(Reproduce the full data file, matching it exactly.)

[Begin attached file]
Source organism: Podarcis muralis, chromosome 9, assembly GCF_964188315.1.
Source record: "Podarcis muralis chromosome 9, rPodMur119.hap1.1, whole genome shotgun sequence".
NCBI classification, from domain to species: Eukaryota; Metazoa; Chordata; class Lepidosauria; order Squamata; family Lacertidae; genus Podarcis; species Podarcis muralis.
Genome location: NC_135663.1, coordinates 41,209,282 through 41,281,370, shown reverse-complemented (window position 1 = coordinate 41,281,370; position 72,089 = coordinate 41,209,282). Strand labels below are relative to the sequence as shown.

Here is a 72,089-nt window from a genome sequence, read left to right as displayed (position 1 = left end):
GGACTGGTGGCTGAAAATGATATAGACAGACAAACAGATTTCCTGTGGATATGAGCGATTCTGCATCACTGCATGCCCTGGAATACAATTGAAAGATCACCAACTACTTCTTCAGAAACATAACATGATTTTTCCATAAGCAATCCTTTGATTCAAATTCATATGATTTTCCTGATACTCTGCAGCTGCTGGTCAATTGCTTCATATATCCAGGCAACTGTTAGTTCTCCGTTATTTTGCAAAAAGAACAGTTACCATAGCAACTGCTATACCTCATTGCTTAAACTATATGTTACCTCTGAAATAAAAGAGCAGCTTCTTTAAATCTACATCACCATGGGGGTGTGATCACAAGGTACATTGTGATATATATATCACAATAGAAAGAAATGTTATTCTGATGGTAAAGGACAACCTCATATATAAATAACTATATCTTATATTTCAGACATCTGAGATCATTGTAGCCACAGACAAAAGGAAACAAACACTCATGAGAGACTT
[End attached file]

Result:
Source organism: Podarcis muralis, chromosome 9, assembly GCF_964188315.1.
Source record: "Podarcis muralis chromosome 9, rPodMur119.hap1.1, whole genome shotgun sequence".
NCBI classification, from domain to species: Eukaryota; Metazoa; Chordata; class Lepidosauria; order Squamata; family Lacertidae; genus Podarcis; species Podarcis muralis.
Genome location: NC_135663.1, coordinates 41,209,282 through 41,281,370, shown reverse-complemented (window position 1 = coordinate 41,281,370; position 72,089 = coordinate 41,209,282). Strand labels below are relative to the sequence as shown.

Here is a 72,089-nt window from a genome sequence, read left to right as displayed (position 1 = left end):
GGACTGGTGGCTGAAAATGATATAGACAGACAAACAGATTTCCTGTGGATATGAGCGATTCTGCATCACTGCATGCCCTGGAATACAATTGAAAGATCACCAACTACTTCTTCAGAAACATAACATGATTTTTCCATAAGCAATCCTTTGATTCAAATTCATATGATTTTCCTGATACTCTGCAGCTGCTGGTCAATTGCTTCATATATCCAGGCAACTGTTAGTTCTCCGTTATTTTGCAAAAAGAACAGTTACCATAGCAACTGCTATACCTCATTGCTTAAACTATATGTTACCTCTGAAATAAAAGAGCAGCTTCTTTAAATCTACATCACCATGGGGGTGTGATCACAAGGTACATTGTGATATATATATCACAATAGAAAGAAATGTTATTCTGATGGTAAAGGACAACCTCATATATAAATAACTATATCTTATATTTCAGACATCTGAGATCATTGTAGCCACAGACAAAAGGAAACAAACACTCATGAGAGACTT